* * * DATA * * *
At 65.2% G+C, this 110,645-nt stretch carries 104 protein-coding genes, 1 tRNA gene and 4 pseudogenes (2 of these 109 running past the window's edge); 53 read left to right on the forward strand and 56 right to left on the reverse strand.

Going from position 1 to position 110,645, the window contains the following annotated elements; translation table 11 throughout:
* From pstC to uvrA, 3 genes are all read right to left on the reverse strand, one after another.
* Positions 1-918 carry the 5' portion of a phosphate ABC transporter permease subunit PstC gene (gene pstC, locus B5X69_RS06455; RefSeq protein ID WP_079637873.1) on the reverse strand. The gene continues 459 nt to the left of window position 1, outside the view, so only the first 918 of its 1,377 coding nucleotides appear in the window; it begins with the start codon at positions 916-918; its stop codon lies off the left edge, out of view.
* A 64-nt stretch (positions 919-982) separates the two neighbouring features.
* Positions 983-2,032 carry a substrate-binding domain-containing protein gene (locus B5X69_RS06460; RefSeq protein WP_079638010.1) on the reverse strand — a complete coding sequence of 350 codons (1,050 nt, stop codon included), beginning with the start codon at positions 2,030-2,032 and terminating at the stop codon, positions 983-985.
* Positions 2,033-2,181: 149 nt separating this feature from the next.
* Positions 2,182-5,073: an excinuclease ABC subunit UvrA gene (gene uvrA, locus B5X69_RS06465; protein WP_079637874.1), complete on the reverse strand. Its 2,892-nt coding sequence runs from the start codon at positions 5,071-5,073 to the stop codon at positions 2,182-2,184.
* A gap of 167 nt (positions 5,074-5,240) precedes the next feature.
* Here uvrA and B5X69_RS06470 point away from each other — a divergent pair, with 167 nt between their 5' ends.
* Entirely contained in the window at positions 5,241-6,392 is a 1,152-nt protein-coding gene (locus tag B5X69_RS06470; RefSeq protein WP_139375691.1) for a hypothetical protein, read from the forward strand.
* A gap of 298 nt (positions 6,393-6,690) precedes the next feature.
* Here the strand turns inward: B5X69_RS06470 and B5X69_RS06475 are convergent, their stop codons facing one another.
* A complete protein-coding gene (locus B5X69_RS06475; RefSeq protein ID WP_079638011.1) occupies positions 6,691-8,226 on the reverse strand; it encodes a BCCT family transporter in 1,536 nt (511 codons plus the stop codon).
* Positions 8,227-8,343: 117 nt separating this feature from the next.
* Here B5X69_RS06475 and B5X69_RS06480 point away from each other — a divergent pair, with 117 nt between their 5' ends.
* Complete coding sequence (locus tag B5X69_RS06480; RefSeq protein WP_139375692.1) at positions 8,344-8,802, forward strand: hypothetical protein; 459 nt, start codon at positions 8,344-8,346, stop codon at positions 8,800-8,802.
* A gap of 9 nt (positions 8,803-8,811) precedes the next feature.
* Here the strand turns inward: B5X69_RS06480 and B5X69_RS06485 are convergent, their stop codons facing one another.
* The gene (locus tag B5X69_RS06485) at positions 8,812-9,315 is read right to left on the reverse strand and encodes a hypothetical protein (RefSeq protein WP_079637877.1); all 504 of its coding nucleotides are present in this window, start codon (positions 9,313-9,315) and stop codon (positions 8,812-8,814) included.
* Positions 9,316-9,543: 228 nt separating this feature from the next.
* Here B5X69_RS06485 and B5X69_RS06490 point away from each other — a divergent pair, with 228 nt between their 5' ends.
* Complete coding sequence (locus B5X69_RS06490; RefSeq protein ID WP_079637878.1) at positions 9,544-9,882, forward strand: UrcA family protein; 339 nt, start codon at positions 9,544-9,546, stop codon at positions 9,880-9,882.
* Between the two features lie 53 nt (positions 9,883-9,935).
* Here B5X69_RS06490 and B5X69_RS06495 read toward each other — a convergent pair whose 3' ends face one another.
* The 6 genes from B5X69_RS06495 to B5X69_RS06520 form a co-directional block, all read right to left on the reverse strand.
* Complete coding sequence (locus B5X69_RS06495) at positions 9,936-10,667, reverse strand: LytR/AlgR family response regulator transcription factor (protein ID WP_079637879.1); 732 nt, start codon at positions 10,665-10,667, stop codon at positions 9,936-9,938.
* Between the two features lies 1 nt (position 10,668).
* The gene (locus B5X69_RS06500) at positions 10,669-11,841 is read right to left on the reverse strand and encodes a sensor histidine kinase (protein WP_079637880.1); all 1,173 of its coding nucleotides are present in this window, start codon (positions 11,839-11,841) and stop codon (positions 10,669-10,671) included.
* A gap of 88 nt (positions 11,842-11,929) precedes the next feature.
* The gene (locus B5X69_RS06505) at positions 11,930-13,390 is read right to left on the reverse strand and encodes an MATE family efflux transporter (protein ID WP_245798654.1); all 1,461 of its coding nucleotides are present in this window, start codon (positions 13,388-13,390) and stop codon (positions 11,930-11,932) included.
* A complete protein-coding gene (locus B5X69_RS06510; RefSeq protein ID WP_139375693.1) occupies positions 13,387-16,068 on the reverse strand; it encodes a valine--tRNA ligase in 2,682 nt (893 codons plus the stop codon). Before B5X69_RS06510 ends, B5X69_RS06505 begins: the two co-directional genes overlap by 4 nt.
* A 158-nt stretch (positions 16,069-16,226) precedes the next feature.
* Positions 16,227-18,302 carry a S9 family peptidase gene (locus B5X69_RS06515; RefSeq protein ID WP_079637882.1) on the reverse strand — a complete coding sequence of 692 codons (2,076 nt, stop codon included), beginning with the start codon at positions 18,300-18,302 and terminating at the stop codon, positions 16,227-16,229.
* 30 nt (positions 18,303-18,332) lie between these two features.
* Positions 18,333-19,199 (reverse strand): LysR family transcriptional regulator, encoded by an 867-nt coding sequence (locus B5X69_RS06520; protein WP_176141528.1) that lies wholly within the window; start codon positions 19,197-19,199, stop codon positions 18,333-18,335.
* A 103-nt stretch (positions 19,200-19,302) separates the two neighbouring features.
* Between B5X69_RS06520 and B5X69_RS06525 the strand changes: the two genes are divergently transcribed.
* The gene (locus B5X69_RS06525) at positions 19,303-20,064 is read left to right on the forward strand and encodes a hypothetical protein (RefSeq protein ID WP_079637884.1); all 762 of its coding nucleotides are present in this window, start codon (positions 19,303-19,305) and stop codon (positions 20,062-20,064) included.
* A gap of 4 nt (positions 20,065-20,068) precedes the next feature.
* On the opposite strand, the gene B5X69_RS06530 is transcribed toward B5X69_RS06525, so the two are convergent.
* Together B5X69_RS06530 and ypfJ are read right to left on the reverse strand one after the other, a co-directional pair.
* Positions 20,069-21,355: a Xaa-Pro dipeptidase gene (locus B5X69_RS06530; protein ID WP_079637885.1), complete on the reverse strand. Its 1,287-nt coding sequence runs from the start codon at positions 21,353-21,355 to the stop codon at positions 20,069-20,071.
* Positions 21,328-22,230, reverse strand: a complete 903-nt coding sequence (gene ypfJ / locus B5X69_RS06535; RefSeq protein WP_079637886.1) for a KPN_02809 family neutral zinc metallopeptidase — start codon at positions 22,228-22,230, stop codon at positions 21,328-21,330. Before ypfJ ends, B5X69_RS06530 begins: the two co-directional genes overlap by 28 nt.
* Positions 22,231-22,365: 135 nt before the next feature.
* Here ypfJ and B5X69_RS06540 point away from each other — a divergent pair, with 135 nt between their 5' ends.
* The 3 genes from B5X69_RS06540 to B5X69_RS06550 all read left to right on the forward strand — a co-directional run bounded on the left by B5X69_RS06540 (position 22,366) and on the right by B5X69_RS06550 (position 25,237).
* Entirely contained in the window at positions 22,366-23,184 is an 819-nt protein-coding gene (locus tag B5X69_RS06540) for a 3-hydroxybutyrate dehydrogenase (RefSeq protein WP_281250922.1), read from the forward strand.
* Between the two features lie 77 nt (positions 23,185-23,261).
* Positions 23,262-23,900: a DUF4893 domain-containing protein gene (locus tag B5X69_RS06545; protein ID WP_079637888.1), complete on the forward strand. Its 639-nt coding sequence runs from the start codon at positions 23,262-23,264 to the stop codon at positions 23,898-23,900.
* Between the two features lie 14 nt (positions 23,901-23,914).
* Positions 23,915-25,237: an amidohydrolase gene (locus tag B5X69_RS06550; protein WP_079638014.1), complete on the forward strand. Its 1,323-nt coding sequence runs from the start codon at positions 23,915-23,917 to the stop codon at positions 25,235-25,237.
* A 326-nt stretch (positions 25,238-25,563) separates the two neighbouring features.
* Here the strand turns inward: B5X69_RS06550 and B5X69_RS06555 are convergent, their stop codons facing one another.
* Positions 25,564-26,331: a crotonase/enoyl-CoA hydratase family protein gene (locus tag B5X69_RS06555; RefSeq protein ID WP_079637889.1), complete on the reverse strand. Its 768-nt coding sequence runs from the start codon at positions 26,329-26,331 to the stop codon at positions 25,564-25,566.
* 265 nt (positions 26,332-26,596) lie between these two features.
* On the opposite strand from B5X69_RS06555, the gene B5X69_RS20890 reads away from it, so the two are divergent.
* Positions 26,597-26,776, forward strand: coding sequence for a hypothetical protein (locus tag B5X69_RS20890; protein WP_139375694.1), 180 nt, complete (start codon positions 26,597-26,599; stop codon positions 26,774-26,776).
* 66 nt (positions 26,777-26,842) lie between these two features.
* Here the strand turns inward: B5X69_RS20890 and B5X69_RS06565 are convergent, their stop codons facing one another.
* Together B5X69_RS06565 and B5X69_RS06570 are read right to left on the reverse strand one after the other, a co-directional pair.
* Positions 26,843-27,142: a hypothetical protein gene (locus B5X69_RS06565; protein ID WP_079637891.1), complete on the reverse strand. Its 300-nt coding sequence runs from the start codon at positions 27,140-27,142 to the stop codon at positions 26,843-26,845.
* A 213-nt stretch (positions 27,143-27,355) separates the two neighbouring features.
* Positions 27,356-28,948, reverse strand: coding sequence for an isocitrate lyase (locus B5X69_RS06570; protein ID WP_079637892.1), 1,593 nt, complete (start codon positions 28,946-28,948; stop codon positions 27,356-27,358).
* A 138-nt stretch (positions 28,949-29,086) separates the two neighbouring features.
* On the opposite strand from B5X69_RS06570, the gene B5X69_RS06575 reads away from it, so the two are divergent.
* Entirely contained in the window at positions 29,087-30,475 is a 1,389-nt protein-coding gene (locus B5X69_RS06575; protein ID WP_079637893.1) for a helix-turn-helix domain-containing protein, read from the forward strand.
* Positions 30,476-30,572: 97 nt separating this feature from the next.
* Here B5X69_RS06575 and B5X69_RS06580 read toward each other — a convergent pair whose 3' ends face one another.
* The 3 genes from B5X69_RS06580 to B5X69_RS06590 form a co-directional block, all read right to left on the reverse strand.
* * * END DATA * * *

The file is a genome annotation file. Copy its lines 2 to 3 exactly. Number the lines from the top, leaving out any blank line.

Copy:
Going from position 1 to position 110,645, the window contains the following annotated elements; translation table 11 throughout:
* From pstC to uvrA, 3 genes are all read right to left on the reverse strand, one after another.